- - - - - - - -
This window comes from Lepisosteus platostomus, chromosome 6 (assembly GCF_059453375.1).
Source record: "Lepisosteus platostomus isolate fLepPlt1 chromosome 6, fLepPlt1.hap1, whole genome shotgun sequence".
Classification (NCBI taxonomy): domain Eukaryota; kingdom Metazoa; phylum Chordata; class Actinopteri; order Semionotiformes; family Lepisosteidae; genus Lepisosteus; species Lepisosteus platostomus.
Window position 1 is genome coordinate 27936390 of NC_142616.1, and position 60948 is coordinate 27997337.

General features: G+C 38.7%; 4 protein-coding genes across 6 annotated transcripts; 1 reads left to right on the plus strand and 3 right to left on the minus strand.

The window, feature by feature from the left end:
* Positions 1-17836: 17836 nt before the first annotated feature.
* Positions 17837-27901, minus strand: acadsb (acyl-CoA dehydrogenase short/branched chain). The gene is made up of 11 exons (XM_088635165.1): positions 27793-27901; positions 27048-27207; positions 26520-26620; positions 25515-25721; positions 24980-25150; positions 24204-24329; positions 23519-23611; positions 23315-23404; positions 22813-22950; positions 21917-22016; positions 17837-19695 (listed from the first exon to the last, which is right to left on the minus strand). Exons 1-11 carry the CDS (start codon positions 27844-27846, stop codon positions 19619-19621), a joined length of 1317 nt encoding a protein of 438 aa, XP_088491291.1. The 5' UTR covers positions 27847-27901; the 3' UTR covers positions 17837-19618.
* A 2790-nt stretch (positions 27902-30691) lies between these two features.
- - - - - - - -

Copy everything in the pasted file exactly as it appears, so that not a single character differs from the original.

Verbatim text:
This window comes from Lepisosteus platostomus, chromosome 6 (assembly GCF_059453375.1).
Source record: "Lepisosteus platostomus isolate fLepPlt1 chromosome 6, fLepPlt1.hap1, whole genome shotgun sequence".
Classification (NCBI taxonomy): domain Eukaryota; kingdom Metazoa; phylum Chordata; class Actinopteri; order Semionotiformes; family Lepisosteidae; genus Lepisosteus; species Lepisosteus platostomus.
Window position 1 is genome coordinate 27936390 of NC_142616.1, and position 60948 is coordinate 27997337.

General features: G+C 38.7%; 4 protein-coding genes across 6 annotated transcripts; 1 reads left to right on the plus strand and 3 right to left on the minus strand.

The window, feature by feature from the left end:
* Positions 1-17836: 17836 nt before the first annotated feature.
* Positions 17837-27901, minus strand: acadsb (acyl-CoA dehydrogenase short/branched chain). The gene is made up of 11 exons (XM_088635165.1): positions 27793-27901; positions 27048-27207; positions 26520-26620; positions 25515-25721; positions 24980-25150; positions 24204-24329; positions 23519-23611; positions 23315-23404; positions 22813-22950; positions 21917-22016; positions 17837-19695 (listed from the first exon to the last, which is right to left on the minus strand). Exons 1-11 carry the CDS (start codon positions 27844-27846, stop codon positions 19619-19621), a joined length of 1317 nt encoding a protein of 438 aa, XP_088491291.1. The 5' UTR covers positions 27847-27901; the 3' UTR covers positions 17837-19618.
* A 2790-nt stretch (positions 27902-30691) lies between these two features.